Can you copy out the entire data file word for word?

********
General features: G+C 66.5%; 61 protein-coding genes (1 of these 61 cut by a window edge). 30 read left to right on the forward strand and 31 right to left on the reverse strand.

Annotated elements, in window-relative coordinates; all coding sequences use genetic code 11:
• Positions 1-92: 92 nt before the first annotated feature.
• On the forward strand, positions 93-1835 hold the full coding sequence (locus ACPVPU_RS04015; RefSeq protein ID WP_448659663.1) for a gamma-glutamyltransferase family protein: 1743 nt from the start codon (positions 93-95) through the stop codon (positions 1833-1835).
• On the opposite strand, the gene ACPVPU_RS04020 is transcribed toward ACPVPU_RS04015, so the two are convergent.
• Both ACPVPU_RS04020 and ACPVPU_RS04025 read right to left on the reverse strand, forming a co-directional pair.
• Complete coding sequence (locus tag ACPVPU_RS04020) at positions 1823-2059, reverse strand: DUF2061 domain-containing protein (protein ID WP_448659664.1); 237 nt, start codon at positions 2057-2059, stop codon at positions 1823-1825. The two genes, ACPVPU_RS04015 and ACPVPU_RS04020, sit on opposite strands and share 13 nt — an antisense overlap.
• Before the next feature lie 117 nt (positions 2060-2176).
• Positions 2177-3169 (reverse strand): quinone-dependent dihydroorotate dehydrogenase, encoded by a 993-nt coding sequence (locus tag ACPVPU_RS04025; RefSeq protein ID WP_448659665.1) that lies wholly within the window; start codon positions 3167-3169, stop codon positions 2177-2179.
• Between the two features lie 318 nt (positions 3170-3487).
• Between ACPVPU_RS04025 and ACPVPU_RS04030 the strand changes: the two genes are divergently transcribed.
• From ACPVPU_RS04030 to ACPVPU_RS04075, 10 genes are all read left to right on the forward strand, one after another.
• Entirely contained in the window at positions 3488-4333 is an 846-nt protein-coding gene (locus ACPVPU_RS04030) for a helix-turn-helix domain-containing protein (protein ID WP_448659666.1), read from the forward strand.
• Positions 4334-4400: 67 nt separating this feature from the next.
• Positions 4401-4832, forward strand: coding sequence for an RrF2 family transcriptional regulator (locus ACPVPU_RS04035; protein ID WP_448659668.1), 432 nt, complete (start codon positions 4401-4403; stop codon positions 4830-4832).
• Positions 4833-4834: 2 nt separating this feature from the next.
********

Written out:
General features: G+C 66.5%; 61 protein-coding genes (1 of these 61 cut by a window edge). 30 read left to right on the forward strand and 31 right to left on the reverse strand.

Annotated elements, in window-relative coordinates; all coding sequences use genetic code 11:
• Positions 1-92: 92 nt before the first annotated feature.
• On the forward strand, positions 93-1835 hold the full coding sequence (locus ACPVPU_RS04015; RefSeq protein ID WP_448659663.1) for a gamma-glutamyltransferase family protein: 1743 nt from the start codon (positions 93-95) through the stop codon (positions 1833-1835).
• On the opposite strand, the gene ACPVPU_RS04020 is transcribed toward ACPVPU_RS04015, so the two are convergent.
• Both ACPVPU_RS04020 and ACPVPU_RS04025 read right to left on the reverse strand, forming a co-directional pair.
• Complete coding sequence (locus tag ACPVPU_RS04020) at positions 1823-2059, reverse strand: DUF2061 domain-containing protein (protein ID WP_448659664.1); 237 nt, start codon at positions 2057-2059, stop codon at positions 1823-1825. The two genes, ACPVPU_RS04015 and ACPVPU_RS04020, sit on opposite strands and share 13 nt — an antisense overlap.
• Before the next feature lie 117 nt (positions 2060-2176).
• Positions 2177-3169 (reverse strand): quinone-dependent dihydroorotate dehydrogenase, encoded by a 993-nt coding sequence (locus tag ACPVPU_RS04025; RefSeq protein ID WP_448659665.1) that lies wholly within the window; start codon positions 3167-3169, stop codon positions 2177-2179.
• Between the two features lie 318 nt (positions 3170-3487).
• Between ACPVPU_RS04025 and ACPVPU_RS04030 the strand changes: the two genes are divergently transcribed.
• From ACPVPU_RS04030 to ACPVPU_RS04075, 10 genes are all read left to right on the forward strand, one after another.
• Entirely contained in the window at positions 3488-4333 is an 846-nt protein-coding gene (locus ACPVPU_RS04030) for a helix-turn-helix domain-containing protein (protein ID WP_448659666.1), read from the forward strand.
• Positions 4334-4400: 67 nt separating this feature from the next.
• Positions 4401-4832, forward strand: coding sequence for an RrF2 family transcriptional regulator (locus ACPVPU_RS04035; protein ID WP_448659668.1), 432 nt, complete (start codon positions 4401-4403; stop codon positions 4830-4832).
• Positions 4833-4834: 2 nt separating this feature from the next.